In its literary context, this gospel pericope represents part of the Johannine Jesus’ response to the question of Judas (not the Iscariot): “Lord, why is it that you will reveal yourself to us and not to the world?” (John 14:22). This question was probably being asked within the Johannine community and has been raised again and again with each successive generation of believers. This question has to do with the fact that some see and believe the revelation of God in Jesus whereas others, through willful blindness, refuse to see and do not believe. Why is it that some see and believe and others do not? . . . Jesus does not seem, at first glance, to address the question, although as Raymond E. Brown (The Gospel According to John, Doubleday, New York: 1970) has pointed out, when properly understood, what he says is truly an answer. The reason why the world cannot see the revelation of God in Jesus is because it refuses to hear the word of Jesus since it does not love him. Those who do not love Jesus are thereby refusing to enter into the love relationship with the world that God initiated in him. In John 3:16, believers are told that God loved the world so much as to give to it Jesus. Jesus’ incarnation and death on the cross are God’s love-gift to the world just as is the post-resurrectional indwelling of God with the believer through the Holy Spirit. In response to God’s love-gifts, believers are challenged to love and in loving Jesus to keep his word. Lest believers forget or obscure the revealing words of Jesus, the legacy of the Paraclete is given, to instruct and to call to remembrance all that Jesus had taught.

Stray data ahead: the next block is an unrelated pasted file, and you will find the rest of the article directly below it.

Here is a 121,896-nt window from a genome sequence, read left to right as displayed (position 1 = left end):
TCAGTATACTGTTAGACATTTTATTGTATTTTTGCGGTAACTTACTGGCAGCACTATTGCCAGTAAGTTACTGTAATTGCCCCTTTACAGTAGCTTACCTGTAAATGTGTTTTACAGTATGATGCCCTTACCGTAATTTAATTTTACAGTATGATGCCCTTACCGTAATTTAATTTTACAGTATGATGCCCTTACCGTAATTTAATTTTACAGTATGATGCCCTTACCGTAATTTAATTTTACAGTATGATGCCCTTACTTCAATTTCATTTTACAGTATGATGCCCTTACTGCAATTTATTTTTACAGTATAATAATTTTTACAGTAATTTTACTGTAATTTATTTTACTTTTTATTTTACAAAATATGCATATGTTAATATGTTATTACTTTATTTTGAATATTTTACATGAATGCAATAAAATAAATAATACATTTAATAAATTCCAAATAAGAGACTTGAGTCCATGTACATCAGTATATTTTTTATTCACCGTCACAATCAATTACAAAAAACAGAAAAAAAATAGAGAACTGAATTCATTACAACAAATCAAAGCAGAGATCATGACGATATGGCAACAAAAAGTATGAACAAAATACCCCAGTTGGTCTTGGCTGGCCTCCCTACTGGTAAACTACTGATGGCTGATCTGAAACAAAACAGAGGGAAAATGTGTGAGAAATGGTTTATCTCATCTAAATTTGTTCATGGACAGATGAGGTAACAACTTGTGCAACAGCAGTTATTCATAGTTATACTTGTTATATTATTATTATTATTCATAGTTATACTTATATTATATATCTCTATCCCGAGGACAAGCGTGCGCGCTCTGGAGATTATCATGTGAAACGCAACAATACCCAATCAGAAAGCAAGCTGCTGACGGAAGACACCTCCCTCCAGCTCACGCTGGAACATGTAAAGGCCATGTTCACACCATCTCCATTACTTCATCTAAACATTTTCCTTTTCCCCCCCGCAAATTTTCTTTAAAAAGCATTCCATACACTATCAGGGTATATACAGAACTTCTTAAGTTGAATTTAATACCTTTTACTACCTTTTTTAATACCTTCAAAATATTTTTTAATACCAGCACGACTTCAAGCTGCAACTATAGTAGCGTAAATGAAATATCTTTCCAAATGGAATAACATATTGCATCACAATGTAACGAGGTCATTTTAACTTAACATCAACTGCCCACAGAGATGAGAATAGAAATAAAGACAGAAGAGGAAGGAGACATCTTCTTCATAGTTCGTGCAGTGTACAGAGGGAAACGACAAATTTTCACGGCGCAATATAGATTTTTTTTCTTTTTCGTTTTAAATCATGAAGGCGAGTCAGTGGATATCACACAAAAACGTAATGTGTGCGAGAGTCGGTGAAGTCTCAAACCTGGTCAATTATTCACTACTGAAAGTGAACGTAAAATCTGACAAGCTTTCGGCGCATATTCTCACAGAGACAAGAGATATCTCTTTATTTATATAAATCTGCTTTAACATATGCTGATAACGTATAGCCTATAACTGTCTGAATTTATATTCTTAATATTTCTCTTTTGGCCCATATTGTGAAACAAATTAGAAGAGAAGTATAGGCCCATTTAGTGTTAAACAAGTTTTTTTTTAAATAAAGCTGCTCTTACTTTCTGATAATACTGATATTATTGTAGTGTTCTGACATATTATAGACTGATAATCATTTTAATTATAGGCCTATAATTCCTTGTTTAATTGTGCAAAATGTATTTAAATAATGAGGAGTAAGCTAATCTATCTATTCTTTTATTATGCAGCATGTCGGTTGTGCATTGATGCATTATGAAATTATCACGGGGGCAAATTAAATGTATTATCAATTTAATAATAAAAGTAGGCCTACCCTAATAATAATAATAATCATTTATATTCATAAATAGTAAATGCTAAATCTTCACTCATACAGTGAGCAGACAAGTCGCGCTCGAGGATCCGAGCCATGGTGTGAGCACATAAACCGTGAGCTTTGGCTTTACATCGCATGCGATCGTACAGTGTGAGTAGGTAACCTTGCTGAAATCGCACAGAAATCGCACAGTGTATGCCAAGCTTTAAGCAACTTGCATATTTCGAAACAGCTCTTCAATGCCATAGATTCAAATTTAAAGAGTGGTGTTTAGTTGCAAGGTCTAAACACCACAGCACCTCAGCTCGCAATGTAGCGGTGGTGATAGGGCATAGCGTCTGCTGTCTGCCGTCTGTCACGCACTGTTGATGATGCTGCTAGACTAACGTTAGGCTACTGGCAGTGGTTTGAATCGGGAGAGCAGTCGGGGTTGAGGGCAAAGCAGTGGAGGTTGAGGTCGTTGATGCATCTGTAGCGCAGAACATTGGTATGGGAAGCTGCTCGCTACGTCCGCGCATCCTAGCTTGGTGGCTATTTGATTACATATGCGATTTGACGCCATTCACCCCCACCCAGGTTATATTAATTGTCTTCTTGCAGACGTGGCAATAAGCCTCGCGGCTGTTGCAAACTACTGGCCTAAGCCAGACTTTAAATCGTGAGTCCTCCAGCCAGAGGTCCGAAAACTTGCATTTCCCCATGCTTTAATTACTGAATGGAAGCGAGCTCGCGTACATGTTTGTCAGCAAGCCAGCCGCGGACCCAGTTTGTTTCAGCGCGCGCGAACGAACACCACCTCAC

Along with the Spirit, Jesus bequeathed to his disciples a legacy of peace. Not merely the absence of war or the cessation of tension, whatever its source, the peace that Jesus gives pertains to the salvation of humankind. As Raymond E. Brown (op. cit.) has noted, in Johannine language, peace, truth, light, life and joy are figurative terms reflecting different facets of the great gift that Jesus has brought from God to the world. “Peace is my gift to you,” is another way of saying, “I give them eternal life” (Jn 10:28).

In handing on to his own the gifts of the Paraclete and peace, Jesus provided believers with the framework within which to establish the new traditions of love and service, peace-making and forgiveness which are to characterize his church until his return.

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Illustration prepared by Julie Lonneman.